by Tom Wacaster
I was looking for an illustration to make a point. So when I ran a check on my computer it took me to the 1982 Fort Worth Lectureship book, "Difficult Texts Of The Old Testament Explained." One thing led to another and I soon found myself perusing the book and looking at the names and the pictures of the speakers for that series of lectures. Some of those men have long since passed into eternity and their "works do follow them." Winfred Clark, Bobby Duncan, W.T. Hamilton, Guy N. Woods, and J.Noel Merideth, to name but a few, have laid down their swords at the gates of death and are now enjoying their rest. Others still living are now showing their years but remain faithful to their Master: Robert Taylor, Hardeman Nichols, Flavil Nichols, Jerry Moffitt, William Woodson, and Garland Elkins. Sadly there are a couple among those featured speakers who have, for one reason or another, denied their Lord and traded their inheritance for a mess of pottage, perhaps the most notable being Rubel Shelly.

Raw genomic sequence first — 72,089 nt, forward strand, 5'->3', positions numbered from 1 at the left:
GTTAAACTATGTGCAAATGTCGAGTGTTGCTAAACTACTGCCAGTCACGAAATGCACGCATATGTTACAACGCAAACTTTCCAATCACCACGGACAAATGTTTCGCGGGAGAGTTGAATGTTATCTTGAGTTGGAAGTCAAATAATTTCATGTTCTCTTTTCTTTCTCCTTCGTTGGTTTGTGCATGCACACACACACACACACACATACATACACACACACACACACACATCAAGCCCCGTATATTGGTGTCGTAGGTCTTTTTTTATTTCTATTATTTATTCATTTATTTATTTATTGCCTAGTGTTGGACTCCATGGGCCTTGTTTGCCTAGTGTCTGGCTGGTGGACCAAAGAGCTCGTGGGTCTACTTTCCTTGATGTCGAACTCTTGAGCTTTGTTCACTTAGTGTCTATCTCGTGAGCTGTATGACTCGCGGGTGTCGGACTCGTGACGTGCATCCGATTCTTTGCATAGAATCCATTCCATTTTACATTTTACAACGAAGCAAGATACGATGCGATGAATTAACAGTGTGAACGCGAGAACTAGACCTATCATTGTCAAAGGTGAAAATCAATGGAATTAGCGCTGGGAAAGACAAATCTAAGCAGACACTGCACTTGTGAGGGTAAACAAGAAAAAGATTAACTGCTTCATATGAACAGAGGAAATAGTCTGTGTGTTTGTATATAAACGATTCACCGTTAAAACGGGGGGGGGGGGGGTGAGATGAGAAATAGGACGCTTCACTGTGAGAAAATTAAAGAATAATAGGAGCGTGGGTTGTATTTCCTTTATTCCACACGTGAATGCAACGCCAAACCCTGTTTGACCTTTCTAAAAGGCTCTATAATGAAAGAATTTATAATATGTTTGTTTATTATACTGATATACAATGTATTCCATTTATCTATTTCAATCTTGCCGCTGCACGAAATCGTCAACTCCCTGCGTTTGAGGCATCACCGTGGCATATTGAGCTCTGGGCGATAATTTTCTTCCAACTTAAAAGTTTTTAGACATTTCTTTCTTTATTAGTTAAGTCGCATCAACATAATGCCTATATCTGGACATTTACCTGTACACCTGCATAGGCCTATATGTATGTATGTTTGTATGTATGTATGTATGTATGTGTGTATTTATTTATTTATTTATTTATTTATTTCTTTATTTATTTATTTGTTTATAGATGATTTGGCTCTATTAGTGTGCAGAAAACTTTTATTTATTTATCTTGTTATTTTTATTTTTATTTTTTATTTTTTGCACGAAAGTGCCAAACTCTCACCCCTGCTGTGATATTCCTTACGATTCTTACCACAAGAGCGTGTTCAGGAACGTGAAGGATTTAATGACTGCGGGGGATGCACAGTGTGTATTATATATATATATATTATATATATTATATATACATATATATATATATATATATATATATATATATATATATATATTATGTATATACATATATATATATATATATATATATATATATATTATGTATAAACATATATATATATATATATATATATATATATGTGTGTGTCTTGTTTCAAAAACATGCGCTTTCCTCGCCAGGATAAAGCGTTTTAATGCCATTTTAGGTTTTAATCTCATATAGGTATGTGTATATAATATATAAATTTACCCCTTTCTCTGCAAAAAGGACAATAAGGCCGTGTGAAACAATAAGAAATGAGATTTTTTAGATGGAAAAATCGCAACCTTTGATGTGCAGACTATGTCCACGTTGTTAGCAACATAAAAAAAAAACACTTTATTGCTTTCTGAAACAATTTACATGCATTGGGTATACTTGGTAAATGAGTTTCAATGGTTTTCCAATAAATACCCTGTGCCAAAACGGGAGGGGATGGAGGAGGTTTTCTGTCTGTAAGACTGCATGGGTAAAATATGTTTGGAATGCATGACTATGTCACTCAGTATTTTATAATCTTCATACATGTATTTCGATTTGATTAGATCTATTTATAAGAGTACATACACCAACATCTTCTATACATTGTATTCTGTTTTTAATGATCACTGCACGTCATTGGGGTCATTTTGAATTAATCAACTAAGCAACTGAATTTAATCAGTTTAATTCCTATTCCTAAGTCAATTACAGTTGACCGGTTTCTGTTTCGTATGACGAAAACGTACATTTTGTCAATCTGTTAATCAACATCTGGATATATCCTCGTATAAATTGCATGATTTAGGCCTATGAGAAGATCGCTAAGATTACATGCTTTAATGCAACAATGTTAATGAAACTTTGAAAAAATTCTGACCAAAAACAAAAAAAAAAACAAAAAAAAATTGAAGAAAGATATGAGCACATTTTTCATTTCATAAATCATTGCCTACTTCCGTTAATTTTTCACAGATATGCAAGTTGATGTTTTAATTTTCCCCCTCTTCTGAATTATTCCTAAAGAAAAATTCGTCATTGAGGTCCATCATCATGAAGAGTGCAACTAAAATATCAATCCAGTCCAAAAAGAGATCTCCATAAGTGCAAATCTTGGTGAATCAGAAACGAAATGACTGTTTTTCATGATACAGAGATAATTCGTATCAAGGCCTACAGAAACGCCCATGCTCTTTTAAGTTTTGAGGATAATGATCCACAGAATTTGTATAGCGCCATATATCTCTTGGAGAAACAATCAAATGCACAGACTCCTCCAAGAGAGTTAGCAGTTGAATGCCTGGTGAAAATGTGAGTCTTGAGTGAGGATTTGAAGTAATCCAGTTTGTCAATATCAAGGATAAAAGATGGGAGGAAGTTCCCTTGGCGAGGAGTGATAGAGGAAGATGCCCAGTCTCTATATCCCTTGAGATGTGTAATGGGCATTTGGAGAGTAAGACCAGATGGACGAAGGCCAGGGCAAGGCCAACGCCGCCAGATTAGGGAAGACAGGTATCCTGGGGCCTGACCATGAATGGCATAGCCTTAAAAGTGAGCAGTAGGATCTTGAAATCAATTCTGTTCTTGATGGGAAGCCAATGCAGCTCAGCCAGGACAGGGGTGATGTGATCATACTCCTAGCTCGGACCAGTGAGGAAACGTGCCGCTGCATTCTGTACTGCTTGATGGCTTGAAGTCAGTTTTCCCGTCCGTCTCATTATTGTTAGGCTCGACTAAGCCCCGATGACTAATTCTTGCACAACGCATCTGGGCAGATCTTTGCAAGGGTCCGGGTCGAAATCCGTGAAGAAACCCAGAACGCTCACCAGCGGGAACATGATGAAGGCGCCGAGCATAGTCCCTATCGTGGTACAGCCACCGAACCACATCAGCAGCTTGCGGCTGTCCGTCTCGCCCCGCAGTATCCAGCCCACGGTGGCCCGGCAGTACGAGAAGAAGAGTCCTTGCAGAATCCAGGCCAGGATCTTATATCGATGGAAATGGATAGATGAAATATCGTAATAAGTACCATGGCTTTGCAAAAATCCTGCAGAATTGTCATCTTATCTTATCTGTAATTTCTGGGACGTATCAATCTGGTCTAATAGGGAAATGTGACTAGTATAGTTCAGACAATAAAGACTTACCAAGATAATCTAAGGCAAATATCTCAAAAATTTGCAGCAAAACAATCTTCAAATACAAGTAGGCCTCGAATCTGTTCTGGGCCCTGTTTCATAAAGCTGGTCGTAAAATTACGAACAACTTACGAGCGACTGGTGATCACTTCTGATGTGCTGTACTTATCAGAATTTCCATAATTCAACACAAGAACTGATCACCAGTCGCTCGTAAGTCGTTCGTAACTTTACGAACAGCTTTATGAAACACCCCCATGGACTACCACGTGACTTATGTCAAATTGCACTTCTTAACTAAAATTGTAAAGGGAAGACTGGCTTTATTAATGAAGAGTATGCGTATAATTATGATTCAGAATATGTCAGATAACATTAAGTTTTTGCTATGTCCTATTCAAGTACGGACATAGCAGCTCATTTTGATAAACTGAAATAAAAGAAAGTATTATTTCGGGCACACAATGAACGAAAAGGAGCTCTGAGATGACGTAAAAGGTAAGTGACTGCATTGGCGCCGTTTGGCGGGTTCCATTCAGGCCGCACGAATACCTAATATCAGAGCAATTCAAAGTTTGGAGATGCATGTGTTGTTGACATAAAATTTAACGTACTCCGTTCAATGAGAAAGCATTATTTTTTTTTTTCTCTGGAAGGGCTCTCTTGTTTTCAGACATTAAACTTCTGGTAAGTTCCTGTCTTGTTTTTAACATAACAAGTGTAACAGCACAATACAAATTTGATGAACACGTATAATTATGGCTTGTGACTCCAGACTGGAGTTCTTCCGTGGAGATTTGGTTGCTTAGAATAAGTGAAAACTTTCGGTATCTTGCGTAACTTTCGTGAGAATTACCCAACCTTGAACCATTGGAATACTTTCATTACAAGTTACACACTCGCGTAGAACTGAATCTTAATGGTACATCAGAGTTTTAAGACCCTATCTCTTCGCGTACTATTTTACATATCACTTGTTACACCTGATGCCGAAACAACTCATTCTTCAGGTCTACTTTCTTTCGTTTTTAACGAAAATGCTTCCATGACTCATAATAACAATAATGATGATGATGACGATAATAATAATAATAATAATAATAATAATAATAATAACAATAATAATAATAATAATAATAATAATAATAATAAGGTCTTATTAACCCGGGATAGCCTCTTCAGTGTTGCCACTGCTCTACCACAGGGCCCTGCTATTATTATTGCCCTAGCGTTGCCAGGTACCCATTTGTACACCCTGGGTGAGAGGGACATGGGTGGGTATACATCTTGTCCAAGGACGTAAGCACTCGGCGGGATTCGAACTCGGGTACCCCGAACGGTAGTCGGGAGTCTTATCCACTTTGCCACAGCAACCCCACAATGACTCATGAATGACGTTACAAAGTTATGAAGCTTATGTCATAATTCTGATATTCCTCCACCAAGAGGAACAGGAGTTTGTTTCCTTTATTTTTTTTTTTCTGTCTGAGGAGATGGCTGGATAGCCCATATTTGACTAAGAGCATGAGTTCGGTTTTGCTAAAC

And as I closed that book and contemplated once again the date of that series, I thought: "1982! That was not that long ago." Ronald Regan had been in office less than a year. The country was in a deep depression. I was still living in Ada, Oklahoma and our children were barely teenagers. I had been preaching full time for less than ten years and the turn of the century seemed so far away. No doubt those who have passed the third decade of their life could share personal stories and memories of what all of us would agree was "not so long ago." As you look back, what stands out most clearly in your mind? Is it not that so much of the proverbial water has passed under the bridge? Do you not find yourself asking, if only in your mind, "Where have the past twenty eight years gone?" I think all of us have done just that. Now let’s turn our faces toward the future. Where will we be when another twenty seven years have passed? 2038 is as near in the future as 1982 is in the past. Those who now enjoy the later years of their retirement will, like those faithful men listed above, likely have passed to their reward. Our teens will likely be married and have small children of their own. Parents will be grandparents, and grandparents will be great grandparents. And just as certain as is the sunrise and sunset of today and the swift passing of these past twenty seven years, so will be the coming of the Judgment Day when each one of us will stand before God and give an account of how we have used the short amount of time that God has given us upon this earth. It will not be long till we bid 2010 good-bye. Nor will it be long, when measured against the backdrop of eternity, till we will bid this world goodbye. The words of the Psalmist press upon our minds with increasing frequency: "For our days are passed away in thy wrath: we spend our years as a tale that is told. The days of our years are threescore years and ten...for it is soon cut off, and we fly away...So teach us to number our days, that we may apply our hearts unto wisdom" (Psalms 90:9-10, 12). "Seeing that these things are thus all to be...what manner of persons ought we to be in all holy living and godliness...?"